The other day, after going over a patient’s audiogram, she paused and asked me the most common question I hear at my audiology clinic in Lawrenceville, New Jersey: “but is this normal for my age?”
I’ve had many patients come in and ask me if their hearing loss was “normal” for their age. I hear this question a lot, actually. Many assume that they have a hearing loss simply associated with advanced age. This is not always and necessarily true.
Roughly one in three people in the United States between the ages 65 and 74 have hearing loss, nearly half of those older than 75 have difficulty hearing. Presbycusis, or hearing loss associated with aging, does indeed affect older adults. It is not the only factor, however. Noise exposure, cardiovascular disease, infections, genetics or birth defects, ototoxic drugs, diabetes, and/or heavy tobacco use can exacerbate or cause an earlier onset of hearing loss than aging alone.
Hearing loss at an older age is the sum of all that has happened to your ears over the course of your life. Factors such as noise exposure, ototoxic medication, genetics, medical conditions (such as high blood pressure and diabetes) all contribute to the loss of hearing.
Have you been exposed to loud noises for extended periods of time, like rock concerts or construction? Are you involved in recreational sports such as shooting ranges and hunting? Have you protected your ears when involved in these activities?
If you are on medication for high blood pressure or chemotherapeutic agents, you may be experiencing hearing loss (and tinnitus) related to these medications’ side effects. Are you diabetic? If so, consider your ear as an end organ equally affected by the disruption of blood supply to important blood vessels and nerves.
Your audiologist will ask questions about your medical, work and recreational history to get an idea of what your ears have been through. It is not age that has caused your hearing loss, it is all of the contributions of what has happened to your ears throughout your life.
Yes, hearing loss is more common as we age, but its effects are never “normal.” Hearing loss causes mental fatigue, social withdrawal and isolation, frustration, anxiety, depression, affects performance at work, affects our relationships, AND contributes to the risk of dementia due to cognitive overload (the brain is simply working too hard to hear and process auditory information). How can we call all this “normal”?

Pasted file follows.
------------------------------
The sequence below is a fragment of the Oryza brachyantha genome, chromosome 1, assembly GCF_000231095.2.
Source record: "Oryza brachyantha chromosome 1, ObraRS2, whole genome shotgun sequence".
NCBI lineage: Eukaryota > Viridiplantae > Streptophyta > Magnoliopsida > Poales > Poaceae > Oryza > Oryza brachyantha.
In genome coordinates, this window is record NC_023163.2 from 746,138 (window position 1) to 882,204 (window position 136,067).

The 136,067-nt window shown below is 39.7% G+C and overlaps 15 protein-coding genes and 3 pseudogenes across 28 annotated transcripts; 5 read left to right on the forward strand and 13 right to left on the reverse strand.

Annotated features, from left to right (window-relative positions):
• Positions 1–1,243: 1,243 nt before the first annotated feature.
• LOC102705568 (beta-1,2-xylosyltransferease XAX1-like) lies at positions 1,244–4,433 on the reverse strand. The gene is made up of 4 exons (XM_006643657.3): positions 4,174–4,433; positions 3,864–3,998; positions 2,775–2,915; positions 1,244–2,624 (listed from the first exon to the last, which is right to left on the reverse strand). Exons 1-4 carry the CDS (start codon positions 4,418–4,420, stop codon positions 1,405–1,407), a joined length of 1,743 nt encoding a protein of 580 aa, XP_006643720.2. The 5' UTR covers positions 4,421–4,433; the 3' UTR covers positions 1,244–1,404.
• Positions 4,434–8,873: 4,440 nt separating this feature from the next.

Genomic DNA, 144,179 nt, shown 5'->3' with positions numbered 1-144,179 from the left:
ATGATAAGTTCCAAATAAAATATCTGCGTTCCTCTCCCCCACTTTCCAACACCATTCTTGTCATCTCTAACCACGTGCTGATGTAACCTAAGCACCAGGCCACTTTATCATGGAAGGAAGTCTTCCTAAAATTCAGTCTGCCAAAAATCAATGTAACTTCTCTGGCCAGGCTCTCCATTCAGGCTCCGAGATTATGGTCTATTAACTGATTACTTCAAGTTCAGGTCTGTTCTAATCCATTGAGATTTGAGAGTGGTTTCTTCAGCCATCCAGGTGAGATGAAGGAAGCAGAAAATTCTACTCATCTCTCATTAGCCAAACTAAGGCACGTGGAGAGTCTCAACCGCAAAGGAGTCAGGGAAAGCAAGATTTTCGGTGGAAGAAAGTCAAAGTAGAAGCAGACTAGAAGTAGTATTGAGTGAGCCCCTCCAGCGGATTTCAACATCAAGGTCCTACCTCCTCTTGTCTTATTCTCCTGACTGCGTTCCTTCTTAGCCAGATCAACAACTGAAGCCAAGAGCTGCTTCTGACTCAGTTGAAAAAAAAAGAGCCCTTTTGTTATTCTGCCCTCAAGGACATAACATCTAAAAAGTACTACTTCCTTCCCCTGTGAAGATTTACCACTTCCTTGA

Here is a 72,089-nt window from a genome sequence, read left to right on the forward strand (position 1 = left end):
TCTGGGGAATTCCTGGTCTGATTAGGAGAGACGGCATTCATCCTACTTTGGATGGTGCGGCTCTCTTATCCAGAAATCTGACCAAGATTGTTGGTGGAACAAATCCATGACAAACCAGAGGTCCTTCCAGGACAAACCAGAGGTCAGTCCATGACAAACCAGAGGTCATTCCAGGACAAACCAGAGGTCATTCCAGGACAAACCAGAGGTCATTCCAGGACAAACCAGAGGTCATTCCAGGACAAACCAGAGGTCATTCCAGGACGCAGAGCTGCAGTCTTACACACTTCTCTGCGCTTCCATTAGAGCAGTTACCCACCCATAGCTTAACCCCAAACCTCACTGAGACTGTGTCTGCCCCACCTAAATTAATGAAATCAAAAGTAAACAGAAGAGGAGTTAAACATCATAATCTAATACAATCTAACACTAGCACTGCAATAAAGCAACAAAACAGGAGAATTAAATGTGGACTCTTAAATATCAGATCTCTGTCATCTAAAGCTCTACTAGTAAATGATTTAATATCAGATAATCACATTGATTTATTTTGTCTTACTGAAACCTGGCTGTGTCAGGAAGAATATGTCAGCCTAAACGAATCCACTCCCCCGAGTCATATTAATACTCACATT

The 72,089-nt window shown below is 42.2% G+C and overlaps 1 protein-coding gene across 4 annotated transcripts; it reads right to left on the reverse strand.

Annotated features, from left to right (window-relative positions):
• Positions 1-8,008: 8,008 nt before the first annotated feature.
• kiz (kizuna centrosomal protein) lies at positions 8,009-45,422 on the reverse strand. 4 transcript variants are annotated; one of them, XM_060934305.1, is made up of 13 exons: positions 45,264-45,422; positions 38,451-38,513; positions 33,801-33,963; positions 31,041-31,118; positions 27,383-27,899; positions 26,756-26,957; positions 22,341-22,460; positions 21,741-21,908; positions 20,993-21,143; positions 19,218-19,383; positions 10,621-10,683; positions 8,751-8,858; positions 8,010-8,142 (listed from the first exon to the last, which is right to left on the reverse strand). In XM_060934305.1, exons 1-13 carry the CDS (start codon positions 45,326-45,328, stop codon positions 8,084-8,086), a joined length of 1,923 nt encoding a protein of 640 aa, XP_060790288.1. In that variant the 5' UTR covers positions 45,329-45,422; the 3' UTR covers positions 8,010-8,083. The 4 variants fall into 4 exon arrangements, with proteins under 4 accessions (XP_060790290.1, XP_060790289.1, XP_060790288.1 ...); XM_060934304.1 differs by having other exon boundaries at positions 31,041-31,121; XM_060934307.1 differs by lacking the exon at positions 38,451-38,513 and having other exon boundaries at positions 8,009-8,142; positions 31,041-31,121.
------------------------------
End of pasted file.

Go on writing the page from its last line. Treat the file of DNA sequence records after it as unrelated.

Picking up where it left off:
The more important question to ask, however, is “how has your hearing loss affected your life?” Are you able to hold a conversation with your wife or husband at home with ease? What are family dinners like for you? Can you stay on topic and respond appropriately? Do you nod your head in agreement when someone has cracked a joke at the table, pretending to hear it? What is it like when you go out for dinner with friends? Have hearing issues led you to withdraw from social engagements with friends or family?
If you have found yourself withdrawing from socializing, work, or family, your hearing loss is affecting your life. It is impacting your ability to engage in life the way you desire. This is not “normal” regardless of your age. You shouldn’t be constantly guessing at what others are saying at a dinner table, or asking your wife or husband to frequently repeat what they are saying. It is not normal to decline a dinner invitation because you “probably won’t hear what everyone is saying anyway.” None of this is normal.
Just as we schedule annual dental, vision and physical appointments, we need to schedule audiologist appointments to check our hearing. Good communication lies at the heart of all relationships. Taking care of our ears means our relationships are important to us. We want to continue to stay engaged with our friends, co-workers, and family. We want to be able to express who we are and hear what others have to say. Normal means you are living fully as the person you are, were, or meant to be, no matter what age you are.
Get your hearing checked by an audiologist who uses Best Practices. Your audiologist may then recommend a hearing aid, cochlear implants, assistive listening devices, and/or apps on your phone in conjunction with an aural rehabilitation plan to help you hear better. Know that it is a journey, but one that will get you back out there to be your normal self.